Quote of the Week

Quote of the week: “If there's a book that you want to read, but it hasn't been written yet, then you must write it.” - Toni Morrison

Tuesday, August 30, 2011

Context 24: Why Conventions are so Important

Denise Wyant, Me, Lesley Conner and Nora Azzi
Anyone who is serious about writing should be serious about attending conventions, especially writing conventions. I've gone to several and plan on expanding to more. This time around I went with three other writing friends of mine to Columbus, Ohio to attend Context 24, which is a convention for horror, science fiction, and fantasy writers. The best part is you don't even have to be into the horror, science fiction or fantasy genres to get something out of this convention, because it's main goal is to appeal to the writer.

Saturday, August 27, 2011

The First Draft: A Necessary Evil

Have you ever taken a look at a first draft of a story and said "What a piece of crap?" It happens to me all the time. It's really quite depressing when you read through the story and think "This is nothing like what I was trying to go for" or  "There's so many  errors and mistakes I'll never get it to turn out the way it needs to."  When coming to these types of low points in writing, it is important to remember that it's all part of the writing process. First drafts are suppose to be crappy. The most important thing is getting the story on paper anyway that you can. Once it's there then it will be possible to go back and make changes.

Tuesday, August 23, 2011

Vampires: Can An Original Story Be Told?

By: Denise Wyant

So you want to write about vampires… But you’re wondering if it is still possible – isn’t the market all ready inundated with vamps?

Yes, I’ve seen the movies and merchandising. Edward and Jacob are everywhere. Just wait until Breaking Dawn is released. More vampire mania. So, to answer the question at hand (remember the answer is coming from someone who takes being told “no” as a challenge): yes, you can still write about them. It’s not going to be easy, and there are many who may need a break from vamps. That doesn’t mean it can’t be done successfully. The key is simple; although, it may be easier said than done. Drum roll please…you need to make the story yours. Find a unique twist and exploit it. Most importantly, do your homework and your research.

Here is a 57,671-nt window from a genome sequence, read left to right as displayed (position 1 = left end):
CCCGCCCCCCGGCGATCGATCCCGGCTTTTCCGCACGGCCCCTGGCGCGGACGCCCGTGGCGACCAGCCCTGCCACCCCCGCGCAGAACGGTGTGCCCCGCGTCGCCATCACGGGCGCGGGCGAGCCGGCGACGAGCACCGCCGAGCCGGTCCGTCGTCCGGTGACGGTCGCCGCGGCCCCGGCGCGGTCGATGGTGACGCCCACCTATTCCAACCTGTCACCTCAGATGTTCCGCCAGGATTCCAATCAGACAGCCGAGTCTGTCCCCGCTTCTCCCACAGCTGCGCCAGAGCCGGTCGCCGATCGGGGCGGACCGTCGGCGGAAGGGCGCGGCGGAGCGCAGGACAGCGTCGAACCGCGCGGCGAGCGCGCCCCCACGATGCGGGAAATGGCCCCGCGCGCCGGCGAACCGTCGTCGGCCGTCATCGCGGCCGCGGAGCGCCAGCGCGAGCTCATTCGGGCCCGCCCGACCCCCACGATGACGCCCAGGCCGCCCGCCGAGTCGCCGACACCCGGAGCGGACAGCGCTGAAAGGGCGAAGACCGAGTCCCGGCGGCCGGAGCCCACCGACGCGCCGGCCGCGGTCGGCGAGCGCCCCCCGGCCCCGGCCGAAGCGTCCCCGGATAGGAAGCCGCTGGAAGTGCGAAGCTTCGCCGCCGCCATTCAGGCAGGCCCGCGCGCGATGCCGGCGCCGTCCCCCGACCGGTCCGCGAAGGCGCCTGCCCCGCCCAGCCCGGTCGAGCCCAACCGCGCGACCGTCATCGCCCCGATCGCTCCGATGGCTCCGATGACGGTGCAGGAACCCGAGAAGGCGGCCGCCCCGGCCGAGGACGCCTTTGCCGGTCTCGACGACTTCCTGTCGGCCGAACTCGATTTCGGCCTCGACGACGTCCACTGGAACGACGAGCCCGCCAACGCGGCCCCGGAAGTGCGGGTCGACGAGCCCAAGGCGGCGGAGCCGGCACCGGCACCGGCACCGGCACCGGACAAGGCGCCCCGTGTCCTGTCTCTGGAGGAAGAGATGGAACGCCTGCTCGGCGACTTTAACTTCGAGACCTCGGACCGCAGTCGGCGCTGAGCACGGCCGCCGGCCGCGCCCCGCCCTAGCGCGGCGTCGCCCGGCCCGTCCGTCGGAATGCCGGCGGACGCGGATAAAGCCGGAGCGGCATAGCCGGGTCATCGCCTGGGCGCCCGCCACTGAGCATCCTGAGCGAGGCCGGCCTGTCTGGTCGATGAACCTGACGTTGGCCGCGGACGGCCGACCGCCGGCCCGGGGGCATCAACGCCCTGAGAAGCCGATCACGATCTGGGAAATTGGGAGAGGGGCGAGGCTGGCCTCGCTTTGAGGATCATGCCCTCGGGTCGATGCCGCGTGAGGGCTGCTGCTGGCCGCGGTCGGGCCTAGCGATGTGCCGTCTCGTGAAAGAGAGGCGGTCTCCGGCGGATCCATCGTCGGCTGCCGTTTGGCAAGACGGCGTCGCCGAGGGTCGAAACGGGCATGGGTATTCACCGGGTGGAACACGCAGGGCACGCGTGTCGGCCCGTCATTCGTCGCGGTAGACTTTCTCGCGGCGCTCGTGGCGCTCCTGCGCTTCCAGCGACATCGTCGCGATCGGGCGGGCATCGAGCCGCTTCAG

Saturday, August 20, 2011

Description Part 3: The Secret to Good Description

I’ve already discussed the 3 Elements of Good Description and the 6 Pitfalls of Description, but I saved the best for last. What is the true secret to good description? Is there the one thing that will open the door to allow a writer to touch the reader and dive them into the wonders of a story? The answer is yes and that one thing is word choice.

The word or words chosen to describe something can make all the difference in the world. It can influence the reader’s mood and change the entire context of a sentence, paragraph, and even the characteristics of a character.

Tuesday, August 16, 2011

Description Part 2: 6 Pitfalls of Description

It has already been determined some of the positive elements of good description (see Description Part 1: 3 Elements of Good Description), but there are some pitfalls of description to be aware of as well. Here a 6 to keep in mind.

1. Never use description that will serve the character, instead use description that will serve the story. That means don’t throw in description for the sake of just having it. If the description doesn’t enhance or move the story forward then cut it out. It will only serve to be a distraction.

Tuesday, August 9, 2011

Description Part 1: 3 Elements of Good Description

Description allows the reader to visualize the people, places, settings and objects in your story. Description is important because good, effective description paints a vivid picture that immerses the reader into your story, which allows for a deeper experience for the reader. A well written description moves the story forward and adds to characterization. There are 3 main elements of good description.

1. Specific well written detail- Be specific about what you want to say. Less is more, so find the right word or words to show detail. Stay away from ambiguous descriptions like suddenly, look, like, good. These words aren't giving you the biggest bang for your buck. (For more about words to avoid check out Grammar Guru: Words to Avoid.) Also go a little deeper and use sensory detail. The use of sensory detail detail is a key element in good description. Try to use all when writing; sight, sound, smell, touch and taste.

Note: Do not rely too heavily on sight itself, instead try to use some of the other four for variety and depth.

Tuesday, August 2, 2011

The Discipline of Writing

I have found that there are times that it is harder to write than others. It seems that everything else comes first or a minor distraction is enough to pull me away from the task at hand. A lot of times what it simply boils down to is not enough discipline. What do I mean about that?

Humans are creatures that work best on a reward system. Look at children. A parent rewards a child for doing something good and punishes them for doing something wrong or not doing something when it should be done. A similar approach should be taken by adults. Adults need that check and balance to get them to where they need to go. It's a basic form of motivation, but even more than that. It's holding oneself accountable.